• A fellow-servant of Lamo's brings word, that their Lord would be there speedily. A pleasant Garden is pleasantly described. Lamo, Daphnis, and Chloe make all things fine. Lampis the Herdsman spoils the Garden, to provoke the Lord against Lamo, who had denyed him Chloe in Marriage. Lamo laments it the next day. Eudromus teaches him how he may escape the anger. Astylus their young Master comes first, with Gnatho his Parasite. Astylus promises to excuse them for the Garden, and procure their pardon from his Father. Gnatho falls in love with Daphnis, offers to force him, but in vain. Dionysophanes the Lord, with his Wife Clearista comes. Amongst other things, sees the Goats. Where he heares Daphnis his Musick, and all admire his Art of piping. Gnatho out of his Pæderastic begs of Astylus, that he may carry Daphnis along with him to the City, and obtains it. Eudromus heares it and tells Daphnis. Lamo thinking it was now time, tells Dionysophanes the whole story, how Daphnis was found, how brought up. He and Clearista considering the thing carefully, they find that Daphnis is their Sonne. Therefore they receive him with great joy, and Dionysophanes tells the reason why he exposed him. The Countrey fellowes come in to gratulate. Chloe in the interim complains that Daphnis has forgot her. She's stolen and carried away by Lampis. Daphnis laments by himself. Gnatho hears him, rescues Chloe, and is received to favour. Dryas then tells Chloe's story. Her they take to the City too. There at a banquet, Megacles of Mitylene ownes her for his Daughter. And the Wedding is kept in the Countrey.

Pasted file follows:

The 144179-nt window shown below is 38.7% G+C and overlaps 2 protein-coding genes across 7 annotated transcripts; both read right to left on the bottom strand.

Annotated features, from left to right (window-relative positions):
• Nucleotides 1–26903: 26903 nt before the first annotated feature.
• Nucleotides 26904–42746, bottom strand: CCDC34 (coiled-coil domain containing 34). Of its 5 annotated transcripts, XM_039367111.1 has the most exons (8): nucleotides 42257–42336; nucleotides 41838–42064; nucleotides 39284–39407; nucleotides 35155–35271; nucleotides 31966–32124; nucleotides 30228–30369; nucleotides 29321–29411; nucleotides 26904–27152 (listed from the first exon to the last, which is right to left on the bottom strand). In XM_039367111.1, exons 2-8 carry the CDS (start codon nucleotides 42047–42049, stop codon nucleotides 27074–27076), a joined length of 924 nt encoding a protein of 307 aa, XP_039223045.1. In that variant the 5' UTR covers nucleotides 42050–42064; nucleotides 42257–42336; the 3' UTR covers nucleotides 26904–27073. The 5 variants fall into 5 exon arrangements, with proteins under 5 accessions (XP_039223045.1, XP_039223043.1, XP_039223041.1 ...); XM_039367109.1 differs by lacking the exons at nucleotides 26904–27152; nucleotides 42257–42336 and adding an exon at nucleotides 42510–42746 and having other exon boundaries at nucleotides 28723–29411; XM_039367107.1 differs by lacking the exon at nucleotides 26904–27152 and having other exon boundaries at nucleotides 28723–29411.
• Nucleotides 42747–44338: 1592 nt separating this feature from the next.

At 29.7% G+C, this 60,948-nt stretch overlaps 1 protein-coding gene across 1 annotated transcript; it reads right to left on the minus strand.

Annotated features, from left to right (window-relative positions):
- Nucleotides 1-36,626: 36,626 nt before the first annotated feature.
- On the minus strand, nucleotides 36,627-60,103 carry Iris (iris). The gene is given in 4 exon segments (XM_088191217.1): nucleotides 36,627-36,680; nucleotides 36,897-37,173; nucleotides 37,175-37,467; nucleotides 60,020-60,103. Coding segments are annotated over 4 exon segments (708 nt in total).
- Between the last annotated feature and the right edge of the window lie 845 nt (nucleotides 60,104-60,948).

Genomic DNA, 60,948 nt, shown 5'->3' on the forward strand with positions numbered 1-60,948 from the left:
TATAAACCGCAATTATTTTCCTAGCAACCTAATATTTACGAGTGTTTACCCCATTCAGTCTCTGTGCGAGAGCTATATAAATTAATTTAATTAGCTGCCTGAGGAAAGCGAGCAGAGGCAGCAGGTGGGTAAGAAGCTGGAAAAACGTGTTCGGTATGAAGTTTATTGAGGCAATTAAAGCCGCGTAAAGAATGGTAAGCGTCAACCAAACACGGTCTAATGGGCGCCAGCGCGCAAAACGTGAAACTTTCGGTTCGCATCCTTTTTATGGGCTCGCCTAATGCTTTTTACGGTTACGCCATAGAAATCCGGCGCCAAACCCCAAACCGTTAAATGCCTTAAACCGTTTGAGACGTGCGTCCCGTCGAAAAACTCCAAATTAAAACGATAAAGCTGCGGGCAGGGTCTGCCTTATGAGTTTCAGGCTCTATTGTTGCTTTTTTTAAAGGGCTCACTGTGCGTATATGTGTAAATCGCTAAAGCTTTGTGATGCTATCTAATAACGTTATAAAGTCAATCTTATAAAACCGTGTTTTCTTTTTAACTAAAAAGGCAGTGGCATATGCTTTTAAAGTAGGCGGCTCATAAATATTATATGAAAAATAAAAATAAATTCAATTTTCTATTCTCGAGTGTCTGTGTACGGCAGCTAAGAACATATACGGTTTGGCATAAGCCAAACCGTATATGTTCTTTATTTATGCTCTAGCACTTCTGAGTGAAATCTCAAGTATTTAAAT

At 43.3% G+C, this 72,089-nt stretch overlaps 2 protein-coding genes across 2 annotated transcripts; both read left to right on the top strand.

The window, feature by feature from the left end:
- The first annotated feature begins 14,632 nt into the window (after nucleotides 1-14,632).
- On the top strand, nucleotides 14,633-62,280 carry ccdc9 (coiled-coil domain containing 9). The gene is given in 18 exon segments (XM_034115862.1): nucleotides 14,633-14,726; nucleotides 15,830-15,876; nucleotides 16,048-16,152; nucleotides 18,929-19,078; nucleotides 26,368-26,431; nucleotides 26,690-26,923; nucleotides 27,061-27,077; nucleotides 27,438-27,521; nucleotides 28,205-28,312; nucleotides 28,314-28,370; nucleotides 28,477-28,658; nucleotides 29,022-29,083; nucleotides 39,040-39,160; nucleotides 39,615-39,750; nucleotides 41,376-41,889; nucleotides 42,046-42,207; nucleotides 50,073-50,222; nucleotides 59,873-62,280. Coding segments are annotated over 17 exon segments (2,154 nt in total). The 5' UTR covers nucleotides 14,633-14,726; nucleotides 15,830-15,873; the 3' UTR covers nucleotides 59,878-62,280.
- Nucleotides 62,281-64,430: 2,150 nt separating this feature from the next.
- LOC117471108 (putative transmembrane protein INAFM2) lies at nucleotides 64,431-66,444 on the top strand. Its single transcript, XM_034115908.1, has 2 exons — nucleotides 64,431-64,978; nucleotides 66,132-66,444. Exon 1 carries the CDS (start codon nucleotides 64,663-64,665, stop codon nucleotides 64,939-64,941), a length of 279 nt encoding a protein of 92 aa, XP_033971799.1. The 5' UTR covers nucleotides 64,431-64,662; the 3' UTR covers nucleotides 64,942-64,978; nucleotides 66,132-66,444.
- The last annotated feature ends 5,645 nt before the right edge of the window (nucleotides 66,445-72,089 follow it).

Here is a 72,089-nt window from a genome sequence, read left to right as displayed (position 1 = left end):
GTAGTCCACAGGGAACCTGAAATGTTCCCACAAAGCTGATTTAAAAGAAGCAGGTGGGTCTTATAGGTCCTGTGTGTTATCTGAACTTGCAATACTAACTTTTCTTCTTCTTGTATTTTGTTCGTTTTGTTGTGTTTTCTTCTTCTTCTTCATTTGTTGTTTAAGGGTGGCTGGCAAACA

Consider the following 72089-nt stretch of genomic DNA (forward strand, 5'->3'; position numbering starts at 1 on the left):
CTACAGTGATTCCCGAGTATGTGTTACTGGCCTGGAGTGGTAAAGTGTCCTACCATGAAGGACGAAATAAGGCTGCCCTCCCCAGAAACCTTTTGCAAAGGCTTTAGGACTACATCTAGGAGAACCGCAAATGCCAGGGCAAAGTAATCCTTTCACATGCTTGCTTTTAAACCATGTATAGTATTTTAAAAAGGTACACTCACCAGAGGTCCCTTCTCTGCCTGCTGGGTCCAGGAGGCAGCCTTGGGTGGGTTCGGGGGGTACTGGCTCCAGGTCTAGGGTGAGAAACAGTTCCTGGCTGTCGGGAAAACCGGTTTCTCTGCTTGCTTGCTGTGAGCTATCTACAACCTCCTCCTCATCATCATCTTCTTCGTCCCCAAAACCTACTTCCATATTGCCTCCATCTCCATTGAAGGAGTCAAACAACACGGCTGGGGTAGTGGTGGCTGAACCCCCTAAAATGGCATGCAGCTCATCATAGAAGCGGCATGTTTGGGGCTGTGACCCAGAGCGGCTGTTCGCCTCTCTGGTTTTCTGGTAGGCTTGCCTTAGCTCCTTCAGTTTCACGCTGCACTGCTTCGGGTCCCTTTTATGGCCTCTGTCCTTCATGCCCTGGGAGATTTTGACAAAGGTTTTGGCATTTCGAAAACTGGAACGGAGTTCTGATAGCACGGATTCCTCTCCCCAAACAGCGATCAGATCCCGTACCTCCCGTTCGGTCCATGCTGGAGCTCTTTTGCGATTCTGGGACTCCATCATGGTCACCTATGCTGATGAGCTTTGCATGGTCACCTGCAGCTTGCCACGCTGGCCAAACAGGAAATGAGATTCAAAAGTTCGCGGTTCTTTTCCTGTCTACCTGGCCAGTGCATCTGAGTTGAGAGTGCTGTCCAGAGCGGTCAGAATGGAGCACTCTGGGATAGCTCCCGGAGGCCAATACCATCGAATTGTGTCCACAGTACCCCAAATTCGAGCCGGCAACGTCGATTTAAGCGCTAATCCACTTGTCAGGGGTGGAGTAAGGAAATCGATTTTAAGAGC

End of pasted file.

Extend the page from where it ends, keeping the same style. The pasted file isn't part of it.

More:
• On the island of Lesbos, a goatherd named Lamon finds one of his goats suckling a fine baby boy, evidently exposed by his parents. The good man adopts him as his own child, calling him Daphnis, and brings him up to herd his goats. The year after he was found, a neighbour, Dryas, discovers a baby girl nourished by a ewe in the grotto of the nymphs. She is adopted under the name of Chloe, and trained to tend the sheep. The two young people pasture their herds in common, and are bound by an innocent and childlike affection. Eventually, this feeling ripens on both sides to something deeper; but in their innocence they know not the meaning of love, even when they learn that the little god has them in his especial keeping. After a winter of forced separation, which only inflames their passion, Daphnis sues for the hand of Chloe. In spite of his humble station, he is accepted by her foster-parents; but the marriage is deferred till after the vintage, when Lamon's master is coming. On his arrival the goatherd describes the finding of the child, and exhibits the tokens found with him. Hereupon he is recognised as the son of the master of the estate, and restored to his real position. By the aid of Daphnis's parents, Chloe is soon identified as the daughter of a wealthy Lesbian, who in a time of poverty had intrusted her to the nymphs. The young people are married with great pomp, but return to their pastoral life, in which they find idyllic happiness.


  • F or A: Florentinus Laurentianus Conventi Soppressi 627 (XIII) — complete
  • V or B: Vaticanus Graecus 1348 (XVI) — mostly complete
  • O: Olomucensis M 79 (XV) — gnomic excerpts
  • Annibale Caro, Amori pastorali di Dafni e Cloe (Parma, 1784, but written before 1538) — into Italian
  • Angell Daye, Daphnis and Chloe (London: Robert Waldegrave, 1587); reprinted and edited by Joseph Jacobs (London, 1890)
  • James Craggs, The Pastoral Amours of Daphnis and Chloe (1764)
  • C. V. Le Grice (Anonymous), Daphnis and Chloe: A Pastoral Novel (1803) — with omissions